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Background to the Iraqi-U.S. Security Agreements

The opinions expressed by columnists are their own and do not necessarily represent the views of Townhall.com.

Two events and one document frame the historical context of two pending agreements that will guide U.S.-Iraqi relations over the next three to 10 years: the Status of Forces Agreement (SOFA) and the Strategic Framework Agreement (SFA).


Ink stains mark that first event: Iraq's January 2005 elections. Recall "expert pessimism" dominated the international media's coverage of that election. The election would fail. But it didn't. Despite the dour predictions, millions of Iraqis responded. Voters dipped their fingers in blue ink -- a simple but dramatic way to show they had gone to the polls. An ink-stained finger became a symbol of the individual and social courage it took to start a national democratic political process.

The second event occurred in spring 2008: the Iraqi Army's Operation Charge of the Knights. Declared an immediate failure by an overwhelming majority of the talk show and editorial elites, Knights Charge smashed Shia gangs in Basra and hit Iranian-financed "special groups" throughout southern Iraq.

Knights Charge was a carefully integrated political-military operation. Iraqi Prime Minister Nouri al-Maliki made it clear Knights Charge was planned and executed by the Iraqis themselves. Maliki and his government know they are waging a political war, and Knights Charge was a military operation with major political objectives. One was to further isolate Muqtada al-Sadr and his Shia thugs. Another key political objective was to solidify Maliki's nationalist credentials.

Iraq Kurds and Sunni Arabs praised Knights Charge. Maliki's Shia Arab-dominated government was targeting and defeating Shia radicals, many of them in cahoots with Iran.


Knights Charge not only demonstrated maturing Iraqi Army capabilities, but it showed the central government was an Iraqi national government.

As for the document behind the agreements: U.N. Security Council Resolution 1546 (passed on June 8, 2004) ratified the general thrust of U.S. political development policy in Iraq and mapped a route to full Iraqi sovereignty. When I reported for duty in Baghdad in May 2004, the first paper on my desk was a draft of Resolution 1546. I thought it read like an open-source campaign plan outlining the interim and often frustratingly incremental successes required to create a democratic Iraqi state. In retrospect, that's precisely what it was.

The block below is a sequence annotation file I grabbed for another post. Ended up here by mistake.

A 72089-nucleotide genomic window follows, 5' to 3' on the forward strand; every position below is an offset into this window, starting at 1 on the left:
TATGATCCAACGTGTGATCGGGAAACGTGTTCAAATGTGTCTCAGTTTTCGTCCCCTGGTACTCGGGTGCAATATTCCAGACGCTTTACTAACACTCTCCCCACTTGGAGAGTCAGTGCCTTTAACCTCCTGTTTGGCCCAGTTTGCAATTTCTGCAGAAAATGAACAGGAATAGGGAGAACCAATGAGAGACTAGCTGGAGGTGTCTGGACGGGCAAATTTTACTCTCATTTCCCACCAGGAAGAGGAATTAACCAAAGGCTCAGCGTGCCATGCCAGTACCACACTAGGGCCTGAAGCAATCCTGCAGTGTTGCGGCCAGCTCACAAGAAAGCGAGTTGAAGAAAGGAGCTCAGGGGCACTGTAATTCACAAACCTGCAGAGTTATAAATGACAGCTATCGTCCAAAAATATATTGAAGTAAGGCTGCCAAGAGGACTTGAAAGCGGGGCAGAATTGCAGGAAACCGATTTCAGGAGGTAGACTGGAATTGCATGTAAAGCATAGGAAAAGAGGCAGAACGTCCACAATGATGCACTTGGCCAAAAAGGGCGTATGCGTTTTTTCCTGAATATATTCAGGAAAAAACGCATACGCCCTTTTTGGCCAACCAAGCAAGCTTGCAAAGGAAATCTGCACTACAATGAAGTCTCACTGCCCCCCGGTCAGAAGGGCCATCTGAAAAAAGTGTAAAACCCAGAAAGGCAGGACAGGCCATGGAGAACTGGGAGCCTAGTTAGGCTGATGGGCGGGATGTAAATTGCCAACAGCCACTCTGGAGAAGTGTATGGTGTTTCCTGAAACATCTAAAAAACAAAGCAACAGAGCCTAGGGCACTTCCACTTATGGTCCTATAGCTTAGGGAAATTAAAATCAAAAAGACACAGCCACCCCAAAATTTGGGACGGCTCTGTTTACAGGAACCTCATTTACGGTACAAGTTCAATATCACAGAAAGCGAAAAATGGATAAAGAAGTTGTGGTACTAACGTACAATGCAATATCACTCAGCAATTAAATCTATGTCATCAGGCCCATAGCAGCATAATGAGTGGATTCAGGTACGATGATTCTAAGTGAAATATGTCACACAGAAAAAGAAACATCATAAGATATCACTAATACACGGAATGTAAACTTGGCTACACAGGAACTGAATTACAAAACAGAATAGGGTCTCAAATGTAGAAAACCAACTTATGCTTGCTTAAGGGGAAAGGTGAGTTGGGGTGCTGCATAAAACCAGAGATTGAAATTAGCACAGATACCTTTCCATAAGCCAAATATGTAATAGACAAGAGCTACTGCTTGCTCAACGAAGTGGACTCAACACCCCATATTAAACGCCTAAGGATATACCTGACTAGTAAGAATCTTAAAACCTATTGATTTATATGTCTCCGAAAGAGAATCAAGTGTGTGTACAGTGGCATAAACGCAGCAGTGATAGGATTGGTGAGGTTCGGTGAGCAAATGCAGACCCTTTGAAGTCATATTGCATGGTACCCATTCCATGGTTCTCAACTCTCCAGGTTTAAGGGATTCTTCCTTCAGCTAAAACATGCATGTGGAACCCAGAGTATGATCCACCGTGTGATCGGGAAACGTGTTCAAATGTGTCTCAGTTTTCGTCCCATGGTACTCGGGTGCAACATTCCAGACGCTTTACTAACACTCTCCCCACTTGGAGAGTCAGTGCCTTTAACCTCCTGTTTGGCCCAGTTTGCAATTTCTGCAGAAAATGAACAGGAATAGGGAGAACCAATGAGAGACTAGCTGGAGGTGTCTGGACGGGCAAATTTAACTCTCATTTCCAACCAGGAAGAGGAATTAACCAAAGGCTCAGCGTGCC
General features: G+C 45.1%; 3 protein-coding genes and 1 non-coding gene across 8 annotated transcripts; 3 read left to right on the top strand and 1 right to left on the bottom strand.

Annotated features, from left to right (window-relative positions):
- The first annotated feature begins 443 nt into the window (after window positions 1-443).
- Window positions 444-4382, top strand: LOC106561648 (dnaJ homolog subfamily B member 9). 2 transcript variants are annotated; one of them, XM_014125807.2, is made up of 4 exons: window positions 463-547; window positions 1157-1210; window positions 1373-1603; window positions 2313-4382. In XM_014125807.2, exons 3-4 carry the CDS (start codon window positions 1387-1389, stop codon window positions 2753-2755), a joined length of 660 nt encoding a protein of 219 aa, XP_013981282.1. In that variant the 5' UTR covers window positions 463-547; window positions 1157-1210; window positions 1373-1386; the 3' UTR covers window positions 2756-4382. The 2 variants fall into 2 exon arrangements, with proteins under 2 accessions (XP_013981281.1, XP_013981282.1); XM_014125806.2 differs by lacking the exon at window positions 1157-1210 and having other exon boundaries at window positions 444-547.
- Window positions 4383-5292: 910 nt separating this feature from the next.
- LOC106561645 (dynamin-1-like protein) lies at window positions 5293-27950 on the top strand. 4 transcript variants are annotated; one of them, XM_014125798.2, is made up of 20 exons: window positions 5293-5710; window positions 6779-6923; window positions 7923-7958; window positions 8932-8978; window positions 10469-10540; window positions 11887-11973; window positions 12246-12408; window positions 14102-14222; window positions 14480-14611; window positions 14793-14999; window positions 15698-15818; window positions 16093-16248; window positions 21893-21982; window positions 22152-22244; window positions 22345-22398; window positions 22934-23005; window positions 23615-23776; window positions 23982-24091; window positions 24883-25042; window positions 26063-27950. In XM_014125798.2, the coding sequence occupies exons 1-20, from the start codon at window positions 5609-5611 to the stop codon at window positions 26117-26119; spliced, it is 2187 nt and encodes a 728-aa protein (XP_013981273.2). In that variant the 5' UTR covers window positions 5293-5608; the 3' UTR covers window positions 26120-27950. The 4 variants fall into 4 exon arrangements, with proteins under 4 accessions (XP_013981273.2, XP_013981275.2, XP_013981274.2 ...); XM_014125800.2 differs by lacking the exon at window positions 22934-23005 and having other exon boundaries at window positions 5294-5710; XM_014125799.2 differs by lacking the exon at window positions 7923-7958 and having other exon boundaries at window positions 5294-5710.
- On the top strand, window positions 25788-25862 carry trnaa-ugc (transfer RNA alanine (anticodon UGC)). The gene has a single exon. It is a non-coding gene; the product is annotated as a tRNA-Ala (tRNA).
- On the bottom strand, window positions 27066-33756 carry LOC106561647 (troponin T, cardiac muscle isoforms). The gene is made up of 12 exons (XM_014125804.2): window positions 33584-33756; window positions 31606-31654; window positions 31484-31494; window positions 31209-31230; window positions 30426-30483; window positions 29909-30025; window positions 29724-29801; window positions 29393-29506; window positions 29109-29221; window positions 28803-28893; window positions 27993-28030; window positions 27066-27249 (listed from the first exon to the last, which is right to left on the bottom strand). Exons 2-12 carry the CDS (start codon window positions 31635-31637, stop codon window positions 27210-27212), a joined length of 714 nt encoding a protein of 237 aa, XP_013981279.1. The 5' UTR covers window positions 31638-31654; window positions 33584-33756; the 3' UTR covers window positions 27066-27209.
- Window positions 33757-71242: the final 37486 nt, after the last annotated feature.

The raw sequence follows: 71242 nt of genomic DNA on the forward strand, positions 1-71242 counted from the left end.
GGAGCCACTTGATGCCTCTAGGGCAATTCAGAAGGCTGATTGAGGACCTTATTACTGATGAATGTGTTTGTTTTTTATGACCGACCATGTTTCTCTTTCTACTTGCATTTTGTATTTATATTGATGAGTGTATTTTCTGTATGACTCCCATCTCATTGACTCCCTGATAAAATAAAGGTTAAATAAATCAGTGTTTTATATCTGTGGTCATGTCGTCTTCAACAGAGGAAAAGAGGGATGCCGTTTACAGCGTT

The resolution's security section has immediate resonance for the pending Iraqi-U.S. security agreements. It praised "ongoing efforts" by Iraq "to develop Iraqi security forces ... operating under the authority of the Interim Government of Iraq and its successors." Those forces "will progressively play a greater role and ultimately assume full responsibility for the maintenance of security and stability in Iraq."

Since late 2007, the United States and Iraqi have been negotiating the SFA and SOFA agreements, which are another step in the Resolution 1546 process.

According to the Bush administration, the SFA establishes a normal "bilateral arrangement" (sovereign state to sovereign state) addressing the social, political and economic dimensions of the Iraqi-U.S. relationship. The SFA has no closure date.


SOFA runs from January 2009 through December 2011. It calls for Iraqi control of Iraqi cities by mid-2009 and a pullout of U.S. combat forces by the end of 2011. The mid-2009 turnover is in line with the current U.S. conditions-based schedule for turning security in all 18 Iraqi provinces over to Iraqi forces.

According to the Bush administration, if conditions in 2011 warrant a change in the agreement, Iraq and the United States can negotiate a follow-on agreement or "adjust the agreement based on new conditions." The Iraqi government always has the right to request U.S. technical assistance -- with securing control of Iraqi air space being an example of close Iraqi-U.S. cooperation.

Maliki's government believes it has the votes in Iraq's parliament to confirm these agreements. The parliamentary debate on the agreements is itself remarkable -- an open democratic debate on national security in a nation ruled by a murderous tyrant six years ago. The ink-stained fingers pointed the way.

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